What is mezzanine floor fire protection and why is it necessary?
So called ‘fire protection’ is effectively insulating material of the mezzanine floor steelwork to prevent it from heating quickly in a fire. Unprotected steelwork gets hot quickly and can suddenly fold. Fire protection is specified for a certain period of time such as ‘half hour’, ‘1 hour’, ‘2 hour’ or ‘4 hour’. The period of time làm gác xép refers to the time that the protected elements remain structurally sound in the event of a fire. The fire protection required for various areas of buildings is specified within the Building Regulations part B.
Fire protecting building elements as per the regulations is a statutory requirement, protecting lives and property and enabling the fire brigade to assess how long they can safely fight a fire before a risk of fold.
Providing fire protection to mezzanine floors is generally known as ‘fire rating’ them, and a mezzanine floor fitted with fire protection may be referred to as ‘fire rated’.
Do mezzanine floors always need to be fire protected?
The requirement for fire protection depends upon a use, size and extent of the mezzanine floor. Mezzanine flooring that is less than 10m x 10m in size, and occupying less than 50% of the section of the building in which it is located and which is not permanently occupied and seldom accessed (used for storage) doesn’t have to be fire rated.
Mezzanine flooring that is less than 20m x 20m in size, and occupying less than 50% of the section of the building in which it is located and which is not permanently occupied and seldom accessed (used for storage) doesn’t have to be fire rated as long as it is fitted with an appropriate fire sensors and burglar alarm.
Any mezzanine floors that are permanently occupied regardless of size will need to be fire protected such as office areas, assembly and manufacturing, taking, canteen space or areas such as retail space with public access. Also mezzanines larger than 10m x 10m without an appropriate fire sensors and burglar alarm, all mezzanines larger than 20m x 20m and all mezzanines whose size is greater than 50% of the area within that they are found. It can be seen that only in the smallest storage applications can fire protection be disregarded.
How is most mezzanine flooring fire protected?
The most common means of fire protecting mezzanine floors is by making use of four key elements of insulating material, column casings, a halted hall, bulkheads/fascias and tooth cavity barriers. This means of fire protecting mezzanine floors is used to its speed of installation and low cost.
Column casings comprise a two part page metal case layered with ‘Promalit’ or similar board bonded to the inside of the ouert shell. The page metal case usually has a galvanized or white ‘plastisol’ finish to suit the application form, but can be chrome steel or coloured ‘plastisol’, and the two parts have an unobtrusive locking seam enabling them to be quickly and neatly fitted with a few taps from a rubber mallet.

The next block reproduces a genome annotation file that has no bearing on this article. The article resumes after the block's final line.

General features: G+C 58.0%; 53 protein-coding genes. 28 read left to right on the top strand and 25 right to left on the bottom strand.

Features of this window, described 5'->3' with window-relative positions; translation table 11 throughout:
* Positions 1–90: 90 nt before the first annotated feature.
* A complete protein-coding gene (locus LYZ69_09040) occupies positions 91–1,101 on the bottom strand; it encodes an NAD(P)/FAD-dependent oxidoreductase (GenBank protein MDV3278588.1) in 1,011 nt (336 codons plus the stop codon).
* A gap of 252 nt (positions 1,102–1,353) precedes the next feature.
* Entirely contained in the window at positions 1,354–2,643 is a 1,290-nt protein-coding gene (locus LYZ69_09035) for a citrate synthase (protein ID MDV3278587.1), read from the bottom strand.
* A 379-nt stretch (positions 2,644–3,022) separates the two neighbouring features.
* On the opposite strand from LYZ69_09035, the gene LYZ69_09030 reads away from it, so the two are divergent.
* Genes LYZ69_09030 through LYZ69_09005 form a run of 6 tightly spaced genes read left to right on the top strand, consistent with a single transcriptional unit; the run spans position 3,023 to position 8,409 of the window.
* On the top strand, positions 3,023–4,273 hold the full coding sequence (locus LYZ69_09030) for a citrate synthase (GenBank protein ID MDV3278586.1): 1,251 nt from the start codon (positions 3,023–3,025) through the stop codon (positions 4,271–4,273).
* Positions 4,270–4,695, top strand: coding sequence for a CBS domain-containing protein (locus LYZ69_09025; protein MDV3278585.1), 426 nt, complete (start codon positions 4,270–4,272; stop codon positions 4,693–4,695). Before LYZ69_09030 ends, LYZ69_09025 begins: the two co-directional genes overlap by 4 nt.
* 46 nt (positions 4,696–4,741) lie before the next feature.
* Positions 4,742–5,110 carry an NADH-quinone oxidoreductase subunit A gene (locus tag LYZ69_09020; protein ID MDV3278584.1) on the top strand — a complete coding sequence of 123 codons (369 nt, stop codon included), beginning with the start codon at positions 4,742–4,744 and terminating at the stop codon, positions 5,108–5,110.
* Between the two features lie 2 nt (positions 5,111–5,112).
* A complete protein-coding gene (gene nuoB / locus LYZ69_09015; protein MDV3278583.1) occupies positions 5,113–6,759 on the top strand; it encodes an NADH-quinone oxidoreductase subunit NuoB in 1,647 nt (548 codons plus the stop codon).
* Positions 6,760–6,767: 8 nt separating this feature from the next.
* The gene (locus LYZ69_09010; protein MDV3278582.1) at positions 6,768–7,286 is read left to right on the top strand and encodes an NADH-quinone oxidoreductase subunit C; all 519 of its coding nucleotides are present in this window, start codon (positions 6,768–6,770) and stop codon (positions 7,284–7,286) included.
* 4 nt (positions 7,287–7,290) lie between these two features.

Halted ceilings comprise wires had put vertically on movies from the extra cross-bow supports of the mezzanine supporting amount of hall jogger. The runners clip together and are joined in turn by intermediate extent of hall jogger to make a hall grid. Minaboard tiles are then inserted to fill the grid. The grid is usually and most cheaply based around 1200mm x 600mm hall tiles, however by adding further intermediate 600mm hall runners, 600mm x 600mm tiles can be used. The tiles fitted must be certificated to provide the mandatory level of fire protection when used in the grid under a mezzanine floor. This restricts the available choice of tiles and finishes.
Bulkheads or fascias (vertical barriers to shut down hall cavities to exposed perimeters at mezzanine floor edges or voids) are achieved by creating a framework from galvanized section and cladding the framework with plasterboard to uncover the required level of fire protection as per the manufacturers specifications. Our bulkheads/fascias are then ornamented.
Tooth cavity barriers are top to bottom barriers within the hall void created with vitamin wool insulating material to subdivide the void into spaces as per the Building Regulations in order to prevent smoke or flame traveling through the hall void.
Alternative means of fire protecting mezzanine floors
Sometimes aesthetic or other considerations such as positive pressure fire extinguishing systems preclude the use of halted ceilings. Alternatives include taped, jointed and ornamented plasterboard ceilings on a metal furring (MF) hall framework and similarly boxed in copy providing flush finishes or intumescent painting of hot rolled copy and cross-bow supports.
All the components of fire protection should be certified to provide the specified degree of protection in the application in which they are being used. For example it is not acceptable to use any old halted hall below a mezzanine floor; the hall tile and grid system must have certification specifically providing the desired level of protection under a steel joist type mezzanine construction, which significantly restricts kids of manufacturers able to give you a suitable product.
This general information relates to mezzanine flooring fire protection in The united kingdomt and is intended for guidance only. Each application needs to be looked at without attention merits.
It is always prudent to discuss your unique project with an approved inspector or building control specialist prior to commencing work, a job with which your mezzanine floor contractor will be prepared to assist.